Davis College in Mallow notified gardaí after staff found out this week about graffiti in a cubicle that listed a small number of names under wording that suggested the one with most ticks would be raped. It is not clear if one or more people were involved in the graffiti and the 20-plus ticks.
But the principal Stephen Gilbert confirmed last night that it was the third such list at the school, which had said on Thursday that no other incident of this nature had been reported by teachers or students to management.
“School management has now been made aware that there were two other lists and a thorough investigation is underway to investigate who may have been the author [or authors] of the lists,” Mr Gilbert said.
The school has said the graffiti discovered on Wednesday was was removed immediately and the female students whose names appeared have been offered whatever support they need.
Education Minister Richard Bruton said yesterday it was obviously a serious incident, but noted the school was taking it very seriously and acting on it.
“We will make sure they get the right supports that appropriate action is taken. I’ve asked NEPS — the National Educational Psychology Service — to visit the school and support the school in what it’s doing,” he told reporters.
NEPS staff do not usually work directly with students in situations like this, but typically work with teachers and management instead. They help schools to set up responses to serious incidents, including situations where the school community has been affected by a tragedy such as a death.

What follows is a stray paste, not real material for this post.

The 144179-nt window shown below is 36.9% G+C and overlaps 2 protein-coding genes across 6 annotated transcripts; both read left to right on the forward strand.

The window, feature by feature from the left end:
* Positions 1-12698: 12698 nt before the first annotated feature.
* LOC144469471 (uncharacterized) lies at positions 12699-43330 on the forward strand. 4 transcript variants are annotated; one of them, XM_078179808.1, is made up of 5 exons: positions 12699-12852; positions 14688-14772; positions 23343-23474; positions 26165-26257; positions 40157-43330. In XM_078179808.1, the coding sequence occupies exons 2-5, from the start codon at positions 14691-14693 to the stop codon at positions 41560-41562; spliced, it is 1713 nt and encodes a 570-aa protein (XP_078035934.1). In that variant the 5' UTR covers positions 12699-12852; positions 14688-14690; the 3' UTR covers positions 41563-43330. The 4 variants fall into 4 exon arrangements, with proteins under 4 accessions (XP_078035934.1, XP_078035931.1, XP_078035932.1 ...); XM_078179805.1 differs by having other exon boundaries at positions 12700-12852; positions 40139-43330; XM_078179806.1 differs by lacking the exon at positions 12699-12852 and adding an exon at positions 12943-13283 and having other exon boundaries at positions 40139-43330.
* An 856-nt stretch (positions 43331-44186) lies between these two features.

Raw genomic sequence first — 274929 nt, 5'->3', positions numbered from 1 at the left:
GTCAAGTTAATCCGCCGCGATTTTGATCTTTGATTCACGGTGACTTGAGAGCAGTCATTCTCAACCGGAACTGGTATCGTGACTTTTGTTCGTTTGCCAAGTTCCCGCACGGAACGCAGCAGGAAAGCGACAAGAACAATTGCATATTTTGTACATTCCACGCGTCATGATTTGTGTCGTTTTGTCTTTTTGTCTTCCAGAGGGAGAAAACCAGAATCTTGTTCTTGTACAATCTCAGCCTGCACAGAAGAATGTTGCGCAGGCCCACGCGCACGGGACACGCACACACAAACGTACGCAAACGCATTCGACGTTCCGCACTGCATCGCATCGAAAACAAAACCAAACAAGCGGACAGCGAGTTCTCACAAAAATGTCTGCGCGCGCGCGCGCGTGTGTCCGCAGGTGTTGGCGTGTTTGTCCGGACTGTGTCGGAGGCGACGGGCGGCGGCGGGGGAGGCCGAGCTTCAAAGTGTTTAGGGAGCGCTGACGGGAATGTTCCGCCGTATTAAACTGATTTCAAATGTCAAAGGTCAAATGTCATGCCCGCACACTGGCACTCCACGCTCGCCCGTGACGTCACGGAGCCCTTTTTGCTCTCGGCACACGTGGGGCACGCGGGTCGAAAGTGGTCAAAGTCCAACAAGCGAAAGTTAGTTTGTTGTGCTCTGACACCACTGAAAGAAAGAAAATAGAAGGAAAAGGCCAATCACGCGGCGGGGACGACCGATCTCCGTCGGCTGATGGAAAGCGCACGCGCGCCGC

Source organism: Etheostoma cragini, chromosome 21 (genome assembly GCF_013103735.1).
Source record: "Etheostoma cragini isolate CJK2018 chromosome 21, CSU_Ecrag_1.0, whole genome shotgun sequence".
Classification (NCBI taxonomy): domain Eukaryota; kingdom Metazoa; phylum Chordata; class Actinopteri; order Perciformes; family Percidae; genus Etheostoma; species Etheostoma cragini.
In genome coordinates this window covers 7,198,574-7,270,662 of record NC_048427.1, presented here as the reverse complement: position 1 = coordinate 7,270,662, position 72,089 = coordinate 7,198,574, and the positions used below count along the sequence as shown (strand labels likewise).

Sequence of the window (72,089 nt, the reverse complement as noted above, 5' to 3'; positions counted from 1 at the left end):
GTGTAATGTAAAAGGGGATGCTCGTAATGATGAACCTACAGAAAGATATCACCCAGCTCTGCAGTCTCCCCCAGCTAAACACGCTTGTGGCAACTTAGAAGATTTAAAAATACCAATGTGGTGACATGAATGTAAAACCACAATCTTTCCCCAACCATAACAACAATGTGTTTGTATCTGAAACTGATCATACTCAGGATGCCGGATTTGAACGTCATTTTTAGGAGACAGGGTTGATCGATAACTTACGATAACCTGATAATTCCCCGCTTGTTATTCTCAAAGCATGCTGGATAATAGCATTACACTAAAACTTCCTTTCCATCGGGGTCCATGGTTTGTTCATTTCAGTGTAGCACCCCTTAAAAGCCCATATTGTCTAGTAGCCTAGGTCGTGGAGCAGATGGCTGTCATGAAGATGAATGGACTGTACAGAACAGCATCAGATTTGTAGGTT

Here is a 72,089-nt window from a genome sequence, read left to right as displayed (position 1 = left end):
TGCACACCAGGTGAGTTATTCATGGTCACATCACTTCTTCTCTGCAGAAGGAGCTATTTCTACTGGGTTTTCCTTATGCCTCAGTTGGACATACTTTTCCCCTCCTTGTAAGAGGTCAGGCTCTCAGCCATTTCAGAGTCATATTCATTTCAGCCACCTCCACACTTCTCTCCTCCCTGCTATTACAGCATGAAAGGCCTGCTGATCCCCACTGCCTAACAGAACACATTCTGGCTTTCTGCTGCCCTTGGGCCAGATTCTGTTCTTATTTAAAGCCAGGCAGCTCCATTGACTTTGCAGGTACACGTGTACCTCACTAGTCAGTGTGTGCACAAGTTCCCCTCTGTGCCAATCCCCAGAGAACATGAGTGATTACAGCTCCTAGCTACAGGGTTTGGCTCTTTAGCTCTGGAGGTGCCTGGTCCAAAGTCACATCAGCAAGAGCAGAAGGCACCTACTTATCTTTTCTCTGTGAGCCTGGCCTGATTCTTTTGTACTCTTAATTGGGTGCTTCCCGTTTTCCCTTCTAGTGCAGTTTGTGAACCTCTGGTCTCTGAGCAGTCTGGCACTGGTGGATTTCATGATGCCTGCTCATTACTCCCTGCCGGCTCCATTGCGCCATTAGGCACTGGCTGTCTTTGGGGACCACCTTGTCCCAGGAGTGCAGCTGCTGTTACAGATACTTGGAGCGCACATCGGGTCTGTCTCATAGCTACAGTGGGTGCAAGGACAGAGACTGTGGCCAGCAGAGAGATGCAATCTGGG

Mr Bruton also referred to the detailed well-being programme being rolled out to junior cycle students nationally, which includes social, personal and health education (SPHE).
On Thursday, Davis College’s principal said in light of a spotlight nationally on the topic in recent weeks, SPHE teachers at the 800-student school were to facilitate discussions on the subject with every class.
Meanwhile, in Limerick yesterday, Taoiseach Leo Varadkar said while he was sure the school authorities would take any appropriate action that was necessary, the incident was very worrying. “It does further emphasise the need to modernise and improve relationships and sexual education in our schools. Minister Bruton announced we were going to do this anyway but I think this really does emphasise that even more so, (especially) in the age of social media and in the age of prevalent pornography,” he said.
“We’ve an obligation, I think, both as parents and as educators, to really educate our kids more about appropriate behaviour,” the Taoiseach said.
Also yesterday, the Oireachtas Education Committee invited submissions to a review it is carrying out into sexual health and relationship education at schools and organisations that interact with young people. Chairperson, Fianna Fáil TD Fiona O’Loughlin, described the events at the Mallow school as “very shocking”.
The review that will include what is taught to young people about contraception and consent had been included in the all-party committee’s 2018 work programme in January. But those wishing to make a submission have less than a week to do so. The committee may also invite some stakeholders to address their views to the committee in public hearings on the issue.
Ms O’Loughlin expects the report on their deliberations to feed into the wider review of relationship and sexuality education (RSE).